What I Learned at Summer Institute 2011

[This post is the first in a series about the 2011 AAUP Summer Institute. The Summer Institute is an annual event designed to enhance “leadership and chapter-building skills through discussion, learning, networking and brainstorming with fellow higher education colleagues from across the nation.” AAUP chapter leaders from around the country meet to discuss events in their states and on their campuses. The sessions cover a variety of topics from “strengthening faculty handbook language to analyzing institutional financial statements, from implementing a comprehensive communications strategy to fighting legislative attacks on higher education.”

This past summer, CCSU-AAUP sent a handful of its leaders to the Institute in Boston. Each individual self-selected the sessions they attended, which resulted in the accumulation of a wide range of new information. In this series, we hope to share with you some of the lessons we learned. This post includes thoughts from Lisa Frank, Associate Professor of Finance and Treasurer for the CCSU-AAUP Executive Committee. She can be reached by email at franklic [at] ccsu [dot] edu. -@drjasonsnyder].

I had the opportunity to attend the AAUP Summer Institute in the beginning of August this year. The Summer Institute is a four-day event with numerous opportunities for an education in the many facets of being an active member of the union. It also presents a terrific opportunity to meet members from other higher education institutions.

This is my second time attending and I am always amazed at how much there is to accomplish in such a short time. The most difficult part of attending is trying to decide which sessions to attend, since there are generally more than one in each time slot that pique my interest.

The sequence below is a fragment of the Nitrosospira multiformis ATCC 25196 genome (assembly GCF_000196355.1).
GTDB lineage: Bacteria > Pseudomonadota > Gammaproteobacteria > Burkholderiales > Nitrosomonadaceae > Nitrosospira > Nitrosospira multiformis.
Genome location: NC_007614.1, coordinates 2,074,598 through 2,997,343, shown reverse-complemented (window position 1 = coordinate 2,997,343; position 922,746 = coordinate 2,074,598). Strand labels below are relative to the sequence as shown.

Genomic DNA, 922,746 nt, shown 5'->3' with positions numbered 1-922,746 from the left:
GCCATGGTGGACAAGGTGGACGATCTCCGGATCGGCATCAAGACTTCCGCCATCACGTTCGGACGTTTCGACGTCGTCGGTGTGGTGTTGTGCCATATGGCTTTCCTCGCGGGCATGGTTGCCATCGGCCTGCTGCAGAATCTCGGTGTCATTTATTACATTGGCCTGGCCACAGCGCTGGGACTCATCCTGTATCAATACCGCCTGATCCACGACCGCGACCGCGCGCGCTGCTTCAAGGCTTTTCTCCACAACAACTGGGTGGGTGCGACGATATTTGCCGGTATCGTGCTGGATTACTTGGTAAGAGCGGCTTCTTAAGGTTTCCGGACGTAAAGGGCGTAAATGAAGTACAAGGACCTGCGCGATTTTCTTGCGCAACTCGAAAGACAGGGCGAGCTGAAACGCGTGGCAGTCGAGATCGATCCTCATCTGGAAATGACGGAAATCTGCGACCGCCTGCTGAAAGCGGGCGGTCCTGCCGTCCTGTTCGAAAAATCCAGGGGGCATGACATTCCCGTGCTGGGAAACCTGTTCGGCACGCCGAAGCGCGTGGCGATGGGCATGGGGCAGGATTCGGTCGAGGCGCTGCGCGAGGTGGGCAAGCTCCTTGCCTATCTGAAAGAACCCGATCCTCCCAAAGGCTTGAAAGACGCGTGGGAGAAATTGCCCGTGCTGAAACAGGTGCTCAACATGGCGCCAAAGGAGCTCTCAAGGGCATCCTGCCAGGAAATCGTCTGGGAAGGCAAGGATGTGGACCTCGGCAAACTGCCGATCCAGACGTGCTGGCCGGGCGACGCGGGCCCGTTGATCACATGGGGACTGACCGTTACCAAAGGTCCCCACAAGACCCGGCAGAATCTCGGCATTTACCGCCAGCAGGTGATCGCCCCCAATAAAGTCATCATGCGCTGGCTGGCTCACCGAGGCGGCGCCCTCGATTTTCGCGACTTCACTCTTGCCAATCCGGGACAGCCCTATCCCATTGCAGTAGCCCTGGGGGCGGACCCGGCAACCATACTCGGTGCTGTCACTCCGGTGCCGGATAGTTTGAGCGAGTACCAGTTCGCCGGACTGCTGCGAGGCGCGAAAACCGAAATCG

This year a session I chose to attend was the “Crash course in Institutional Financial Analysis”. There was a broad overview presented on Thursday evening at the opening seminars. Then, two additional sessions were offered over the course of the next two days. In the morning session we spent time reviewing the financial statements of our own institution (in my case CSU), pulling the data from the statements, and entering it into spreadsheets that were designed to present a thorough analysis.

I was fortunate that, due to its popularity, this set of sessions was offered twice. This allowed for smaller groups in the analysis phase of the course, and gave me the ability to move on to deeper analyses of the financials, which in my case included pulling the figures for CCSU. I learned how to find the financial data from the audited financial statements. This data is available either on the CSU system Web site (www.ct.edu), or on the IPEDS (Integrated Postsecondary Education Data System) Web site (http://nces.ed.gov/ipeds/).

Although I come from a finance background, this course proved very useful to me. It is important that the analysis focus on audited financial statements, not budgets. The financial statements that I had been most familiar with were those of corporations. University and College financial statements are vastly different, and without some guidance, are not always clear. Howard Bunsis and Rudy Fichtenbaum were terrific leaders, helping all of the participants to understand the nuances of analysis, whether they were from public or private institutions. The documentation that we received and the spreadsheets that we worked in not only proved useful for analyzing the financials at the session, but can be used for the same type of analysis when future financial statements are released.

Note. Creative Commons Flickr photo by Nick Ledford

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